• and the fact that the tax authorities and the courts, while they have perceived the very possibility of controlling prices in transactions that the law does not treat as controlled transactions, do not however use the tools provided by law, i.e., the transfer pricing methods themselves, to check pricing in controlled transactions.

As a result, a situation is created in which the law and the practice of applying it to controlled and uncontrolled transactions are diverging, where:

  • Transfer pricing methods set forth in the law and based on international approaches are applied to controlled transactions (conventionally transactions of multinational and major Russian companies)
  • The transfer pricing rules established by law are essentially not applied to uncontrolled transactions (conventionally transactions of small and medium-sized Russian companies), and the price in those transactions is determined based on appraisers’ reports, cadastral value, and sometimes just common sense.

The Russian Supreme Court attempted to bridge this gap in its Review. We will write about what comes of this in the Top 10 for 2017.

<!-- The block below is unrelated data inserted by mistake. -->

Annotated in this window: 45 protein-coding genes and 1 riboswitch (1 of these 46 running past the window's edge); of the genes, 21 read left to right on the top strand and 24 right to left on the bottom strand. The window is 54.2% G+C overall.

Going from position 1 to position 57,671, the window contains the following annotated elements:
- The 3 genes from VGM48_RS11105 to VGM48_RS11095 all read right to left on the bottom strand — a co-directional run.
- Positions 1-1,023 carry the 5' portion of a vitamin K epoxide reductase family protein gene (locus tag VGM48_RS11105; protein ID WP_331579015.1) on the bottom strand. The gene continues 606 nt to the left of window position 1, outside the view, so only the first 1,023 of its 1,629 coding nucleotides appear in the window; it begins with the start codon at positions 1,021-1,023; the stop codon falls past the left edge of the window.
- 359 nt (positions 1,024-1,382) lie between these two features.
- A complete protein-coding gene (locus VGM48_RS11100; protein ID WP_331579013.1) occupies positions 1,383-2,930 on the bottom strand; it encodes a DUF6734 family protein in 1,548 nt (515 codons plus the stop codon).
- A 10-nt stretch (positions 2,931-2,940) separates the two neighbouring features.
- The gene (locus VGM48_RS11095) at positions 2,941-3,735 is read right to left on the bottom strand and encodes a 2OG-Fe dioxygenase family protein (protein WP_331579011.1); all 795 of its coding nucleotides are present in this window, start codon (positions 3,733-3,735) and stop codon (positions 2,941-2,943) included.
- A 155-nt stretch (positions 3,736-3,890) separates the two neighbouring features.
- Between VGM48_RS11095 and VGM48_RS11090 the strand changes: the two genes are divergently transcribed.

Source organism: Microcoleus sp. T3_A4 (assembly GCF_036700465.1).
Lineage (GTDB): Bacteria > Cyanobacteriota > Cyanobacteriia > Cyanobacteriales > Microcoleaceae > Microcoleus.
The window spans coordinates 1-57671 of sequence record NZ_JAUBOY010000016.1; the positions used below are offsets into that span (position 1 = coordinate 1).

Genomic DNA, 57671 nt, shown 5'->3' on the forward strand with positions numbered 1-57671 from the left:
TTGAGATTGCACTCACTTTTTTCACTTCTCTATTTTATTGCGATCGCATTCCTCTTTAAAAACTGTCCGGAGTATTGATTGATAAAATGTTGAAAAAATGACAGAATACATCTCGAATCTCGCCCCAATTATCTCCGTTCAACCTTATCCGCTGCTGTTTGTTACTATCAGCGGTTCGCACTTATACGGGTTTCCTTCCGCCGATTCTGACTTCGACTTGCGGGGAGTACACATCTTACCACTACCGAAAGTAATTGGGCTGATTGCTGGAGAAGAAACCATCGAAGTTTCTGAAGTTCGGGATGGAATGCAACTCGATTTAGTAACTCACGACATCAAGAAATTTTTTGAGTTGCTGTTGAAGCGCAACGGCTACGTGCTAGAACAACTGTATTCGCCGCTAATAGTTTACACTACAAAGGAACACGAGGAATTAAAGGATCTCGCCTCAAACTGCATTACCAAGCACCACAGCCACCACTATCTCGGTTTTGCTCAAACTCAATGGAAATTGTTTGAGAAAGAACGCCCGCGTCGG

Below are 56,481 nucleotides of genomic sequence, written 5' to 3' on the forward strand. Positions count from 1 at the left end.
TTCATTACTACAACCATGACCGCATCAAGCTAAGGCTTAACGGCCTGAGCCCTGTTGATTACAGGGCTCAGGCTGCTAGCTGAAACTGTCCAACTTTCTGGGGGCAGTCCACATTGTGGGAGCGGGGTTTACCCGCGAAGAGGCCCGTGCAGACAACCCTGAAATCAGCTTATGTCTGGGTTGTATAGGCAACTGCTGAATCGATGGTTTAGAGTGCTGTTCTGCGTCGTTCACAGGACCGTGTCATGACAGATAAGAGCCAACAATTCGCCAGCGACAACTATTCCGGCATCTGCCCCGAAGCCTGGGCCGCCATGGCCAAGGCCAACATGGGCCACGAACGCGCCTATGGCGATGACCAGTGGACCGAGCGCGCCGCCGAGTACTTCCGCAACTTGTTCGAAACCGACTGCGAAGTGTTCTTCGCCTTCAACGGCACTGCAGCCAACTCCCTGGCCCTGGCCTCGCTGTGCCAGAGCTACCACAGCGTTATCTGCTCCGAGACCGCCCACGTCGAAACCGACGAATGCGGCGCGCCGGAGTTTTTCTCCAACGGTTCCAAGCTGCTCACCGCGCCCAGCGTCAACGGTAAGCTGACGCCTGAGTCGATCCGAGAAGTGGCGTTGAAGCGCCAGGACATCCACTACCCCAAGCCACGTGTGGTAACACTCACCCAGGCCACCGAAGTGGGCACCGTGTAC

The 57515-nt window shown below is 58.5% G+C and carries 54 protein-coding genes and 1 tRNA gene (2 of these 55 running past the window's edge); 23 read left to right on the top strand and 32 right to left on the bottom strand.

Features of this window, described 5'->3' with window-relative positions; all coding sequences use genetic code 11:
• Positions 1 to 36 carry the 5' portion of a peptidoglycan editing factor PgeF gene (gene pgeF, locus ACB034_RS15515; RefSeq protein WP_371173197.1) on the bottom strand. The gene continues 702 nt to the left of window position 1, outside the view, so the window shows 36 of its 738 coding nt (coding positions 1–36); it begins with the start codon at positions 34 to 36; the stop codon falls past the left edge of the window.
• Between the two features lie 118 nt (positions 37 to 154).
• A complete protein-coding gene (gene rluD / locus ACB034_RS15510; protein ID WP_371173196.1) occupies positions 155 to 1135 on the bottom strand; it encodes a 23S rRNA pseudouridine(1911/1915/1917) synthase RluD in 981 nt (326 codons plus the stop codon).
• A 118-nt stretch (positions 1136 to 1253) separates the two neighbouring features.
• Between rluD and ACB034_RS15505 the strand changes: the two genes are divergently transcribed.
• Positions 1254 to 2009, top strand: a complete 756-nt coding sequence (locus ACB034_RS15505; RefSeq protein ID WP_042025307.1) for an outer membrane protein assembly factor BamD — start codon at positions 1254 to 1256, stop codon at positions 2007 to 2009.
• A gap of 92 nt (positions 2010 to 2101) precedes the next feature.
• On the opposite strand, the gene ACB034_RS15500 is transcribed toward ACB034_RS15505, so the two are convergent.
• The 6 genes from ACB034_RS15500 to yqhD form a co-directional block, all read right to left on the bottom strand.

Change in the procedure of VAT taxation of e-Services provided by foreign companies

Federal Law No. 244-FZ of 3 July 2016 substantially amended Article 148 of the RF Tax Code and a number of other provisions of the code aimed at adjustment of the place of supply rules for VAT purposes as applied to the electronic Services provided by foreign companies (“e-Services”), and of other tax aspects of providing e-Services. The major part of the new law’s provisions entered into force on 1 January 2017.

Two key points that have radically changed the procedure of VAT taxation of e-Services can be outlined as follows:

  1. Setting of a separate list of e-Services (clause 1 of Article 174.2 of the RF Tax Code). Now e-Services are in a separate category of services specifically addressed in Article 148 of the RF Tax Code. If previously VAT was not charged in Russia on some of the services that are now in the list of e-Services, starting 1 January 2017 all such services are subject to VAT if the customer is located in Russia. Almost all possible forms of work, services or provision of rights to IP via the Internet (including selling of computer programs, facilitation in conclusion of deals, processing, storing and sorting of information, provision of domain names, hosting services, etc.) are on in the list. The following services were specifically left out of the list of e-Services:
    • Supply of goods, performance of work, provision of services ordered online without using the Internet;